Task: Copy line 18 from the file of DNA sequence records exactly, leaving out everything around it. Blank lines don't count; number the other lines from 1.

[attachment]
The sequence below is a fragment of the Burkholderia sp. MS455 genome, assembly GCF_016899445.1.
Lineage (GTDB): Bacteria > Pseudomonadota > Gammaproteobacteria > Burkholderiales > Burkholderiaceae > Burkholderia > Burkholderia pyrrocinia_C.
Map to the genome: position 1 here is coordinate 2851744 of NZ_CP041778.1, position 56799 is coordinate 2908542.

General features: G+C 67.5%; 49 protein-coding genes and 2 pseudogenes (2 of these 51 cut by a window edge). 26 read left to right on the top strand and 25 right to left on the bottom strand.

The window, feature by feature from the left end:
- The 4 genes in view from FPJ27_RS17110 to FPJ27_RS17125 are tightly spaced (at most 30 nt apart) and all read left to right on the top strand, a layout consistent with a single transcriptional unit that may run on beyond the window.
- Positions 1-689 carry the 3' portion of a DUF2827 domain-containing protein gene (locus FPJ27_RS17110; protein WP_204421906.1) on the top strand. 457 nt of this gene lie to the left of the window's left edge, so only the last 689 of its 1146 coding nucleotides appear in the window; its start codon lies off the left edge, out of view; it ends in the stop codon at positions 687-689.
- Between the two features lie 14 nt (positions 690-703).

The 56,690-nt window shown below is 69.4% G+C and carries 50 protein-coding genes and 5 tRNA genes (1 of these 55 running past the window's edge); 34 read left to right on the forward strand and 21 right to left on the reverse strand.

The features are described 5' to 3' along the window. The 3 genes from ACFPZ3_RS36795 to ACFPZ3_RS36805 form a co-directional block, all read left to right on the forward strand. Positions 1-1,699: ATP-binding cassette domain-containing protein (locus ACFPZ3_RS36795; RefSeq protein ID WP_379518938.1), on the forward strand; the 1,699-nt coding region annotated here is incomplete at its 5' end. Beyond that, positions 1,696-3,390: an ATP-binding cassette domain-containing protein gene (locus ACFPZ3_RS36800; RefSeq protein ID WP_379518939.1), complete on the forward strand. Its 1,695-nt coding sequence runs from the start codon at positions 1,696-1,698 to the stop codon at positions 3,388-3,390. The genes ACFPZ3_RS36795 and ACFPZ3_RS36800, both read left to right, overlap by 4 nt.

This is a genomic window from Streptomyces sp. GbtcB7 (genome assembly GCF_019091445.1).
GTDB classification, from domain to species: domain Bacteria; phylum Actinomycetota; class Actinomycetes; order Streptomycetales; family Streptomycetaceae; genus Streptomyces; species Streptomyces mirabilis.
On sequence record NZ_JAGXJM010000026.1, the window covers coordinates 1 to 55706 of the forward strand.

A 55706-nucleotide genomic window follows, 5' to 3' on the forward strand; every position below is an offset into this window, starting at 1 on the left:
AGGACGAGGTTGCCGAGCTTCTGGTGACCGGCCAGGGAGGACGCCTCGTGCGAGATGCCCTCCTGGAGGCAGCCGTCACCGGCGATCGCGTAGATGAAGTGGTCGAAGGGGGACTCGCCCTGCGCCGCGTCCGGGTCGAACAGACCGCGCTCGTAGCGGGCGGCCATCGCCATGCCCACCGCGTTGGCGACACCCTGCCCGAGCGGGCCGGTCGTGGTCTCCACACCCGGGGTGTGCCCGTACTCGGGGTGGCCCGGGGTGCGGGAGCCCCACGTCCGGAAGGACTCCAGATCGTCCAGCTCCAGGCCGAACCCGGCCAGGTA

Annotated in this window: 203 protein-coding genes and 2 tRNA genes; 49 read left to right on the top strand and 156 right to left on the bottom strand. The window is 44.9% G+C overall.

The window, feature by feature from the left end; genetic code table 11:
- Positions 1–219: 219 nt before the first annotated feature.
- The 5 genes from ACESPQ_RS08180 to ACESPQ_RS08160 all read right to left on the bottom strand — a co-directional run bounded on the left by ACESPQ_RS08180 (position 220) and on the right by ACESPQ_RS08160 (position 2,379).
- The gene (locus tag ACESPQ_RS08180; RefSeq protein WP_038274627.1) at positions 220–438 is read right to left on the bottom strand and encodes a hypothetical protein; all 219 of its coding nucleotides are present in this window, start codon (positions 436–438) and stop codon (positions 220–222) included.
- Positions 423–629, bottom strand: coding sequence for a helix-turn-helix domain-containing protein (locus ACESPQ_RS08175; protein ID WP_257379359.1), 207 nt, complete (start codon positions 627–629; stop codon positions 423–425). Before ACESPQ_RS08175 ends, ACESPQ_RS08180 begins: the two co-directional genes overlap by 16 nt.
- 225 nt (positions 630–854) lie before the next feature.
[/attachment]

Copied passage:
- Positions 1–219: 219 nt before the first annotated feature.